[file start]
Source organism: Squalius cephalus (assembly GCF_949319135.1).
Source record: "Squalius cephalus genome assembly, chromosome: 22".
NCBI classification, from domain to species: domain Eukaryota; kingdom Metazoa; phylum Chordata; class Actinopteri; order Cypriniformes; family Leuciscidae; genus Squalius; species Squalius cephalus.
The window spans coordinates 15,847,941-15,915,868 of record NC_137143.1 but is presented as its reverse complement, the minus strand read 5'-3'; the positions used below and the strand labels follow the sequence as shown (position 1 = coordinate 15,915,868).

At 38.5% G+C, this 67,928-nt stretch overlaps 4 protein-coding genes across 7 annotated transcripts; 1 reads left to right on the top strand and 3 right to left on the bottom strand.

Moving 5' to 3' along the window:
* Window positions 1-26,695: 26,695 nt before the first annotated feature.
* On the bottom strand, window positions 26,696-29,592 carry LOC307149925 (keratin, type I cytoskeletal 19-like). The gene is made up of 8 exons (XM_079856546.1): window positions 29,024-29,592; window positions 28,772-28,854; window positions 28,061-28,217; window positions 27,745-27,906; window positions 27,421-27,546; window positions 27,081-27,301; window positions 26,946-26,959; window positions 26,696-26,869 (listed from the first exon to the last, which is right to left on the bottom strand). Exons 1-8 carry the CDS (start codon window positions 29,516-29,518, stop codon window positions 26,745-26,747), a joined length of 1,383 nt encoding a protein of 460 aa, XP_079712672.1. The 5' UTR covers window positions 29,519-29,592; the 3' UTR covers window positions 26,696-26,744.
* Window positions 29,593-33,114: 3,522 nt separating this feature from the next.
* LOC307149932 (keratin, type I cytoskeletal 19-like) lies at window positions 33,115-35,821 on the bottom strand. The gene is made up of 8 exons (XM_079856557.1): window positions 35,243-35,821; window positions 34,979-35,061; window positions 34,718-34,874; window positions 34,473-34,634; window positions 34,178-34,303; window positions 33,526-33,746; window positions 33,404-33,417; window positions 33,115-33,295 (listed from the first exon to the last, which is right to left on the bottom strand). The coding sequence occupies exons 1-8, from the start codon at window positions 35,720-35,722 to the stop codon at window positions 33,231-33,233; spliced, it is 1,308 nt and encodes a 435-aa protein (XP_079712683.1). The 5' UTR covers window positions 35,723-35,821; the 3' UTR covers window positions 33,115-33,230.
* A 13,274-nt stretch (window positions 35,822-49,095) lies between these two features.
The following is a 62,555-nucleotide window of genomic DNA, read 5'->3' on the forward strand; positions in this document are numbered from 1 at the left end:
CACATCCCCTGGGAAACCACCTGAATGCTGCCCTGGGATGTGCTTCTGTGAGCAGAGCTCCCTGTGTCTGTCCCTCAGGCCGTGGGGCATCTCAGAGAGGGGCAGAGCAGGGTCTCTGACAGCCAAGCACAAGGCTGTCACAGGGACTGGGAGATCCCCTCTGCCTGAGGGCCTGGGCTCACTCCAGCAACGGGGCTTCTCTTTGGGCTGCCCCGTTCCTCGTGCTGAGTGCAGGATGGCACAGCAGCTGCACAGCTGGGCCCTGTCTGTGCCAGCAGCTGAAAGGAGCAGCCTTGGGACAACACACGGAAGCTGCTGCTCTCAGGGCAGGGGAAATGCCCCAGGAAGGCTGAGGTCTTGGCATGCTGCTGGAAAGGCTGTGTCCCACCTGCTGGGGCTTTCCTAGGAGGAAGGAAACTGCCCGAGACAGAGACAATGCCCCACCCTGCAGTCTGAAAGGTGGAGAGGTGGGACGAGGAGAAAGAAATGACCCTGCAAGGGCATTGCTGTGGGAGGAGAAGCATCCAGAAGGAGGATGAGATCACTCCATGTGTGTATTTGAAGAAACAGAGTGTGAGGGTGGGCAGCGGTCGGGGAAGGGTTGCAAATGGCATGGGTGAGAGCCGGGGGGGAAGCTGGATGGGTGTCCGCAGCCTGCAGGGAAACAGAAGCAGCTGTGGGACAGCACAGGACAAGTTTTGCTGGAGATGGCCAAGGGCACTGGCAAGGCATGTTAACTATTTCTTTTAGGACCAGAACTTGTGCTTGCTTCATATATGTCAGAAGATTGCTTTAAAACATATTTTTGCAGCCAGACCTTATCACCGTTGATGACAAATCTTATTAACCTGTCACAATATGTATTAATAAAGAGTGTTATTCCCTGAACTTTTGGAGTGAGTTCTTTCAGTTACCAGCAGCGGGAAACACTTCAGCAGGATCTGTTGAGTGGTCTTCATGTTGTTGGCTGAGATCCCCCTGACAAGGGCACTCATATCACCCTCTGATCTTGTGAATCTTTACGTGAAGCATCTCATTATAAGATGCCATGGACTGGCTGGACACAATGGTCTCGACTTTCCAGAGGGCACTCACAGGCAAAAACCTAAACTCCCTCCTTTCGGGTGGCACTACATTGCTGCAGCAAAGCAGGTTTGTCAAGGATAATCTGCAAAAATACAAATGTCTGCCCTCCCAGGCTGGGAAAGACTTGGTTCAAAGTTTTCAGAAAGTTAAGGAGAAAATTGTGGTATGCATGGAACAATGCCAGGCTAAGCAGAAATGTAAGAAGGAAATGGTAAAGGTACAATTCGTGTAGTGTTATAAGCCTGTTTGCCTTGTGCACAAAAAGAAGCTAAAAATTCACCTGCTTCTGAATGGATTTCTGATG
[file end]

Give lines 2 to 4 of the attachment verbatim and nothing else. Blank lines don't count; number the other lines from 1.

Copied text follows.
Source record: "Squalius cephalus genome assembly, chromosome: 22".
NCBI classification, from domain to species: domain Eukaryota; kingdom Metazoa; phylum Chordata; class Actinopteri; order Cypriniformes; family Leuciscidae; genus Squalius; species Squalius cephalus.
The window spans coordinates 15,847,941-15,915,868 of record NC_137143.1 but is presented as its reverse complement, the minus strand read 5'-3'; the positions used below and the strand labels follow the sequence as shown (position 1 = coordinate 15,915,868).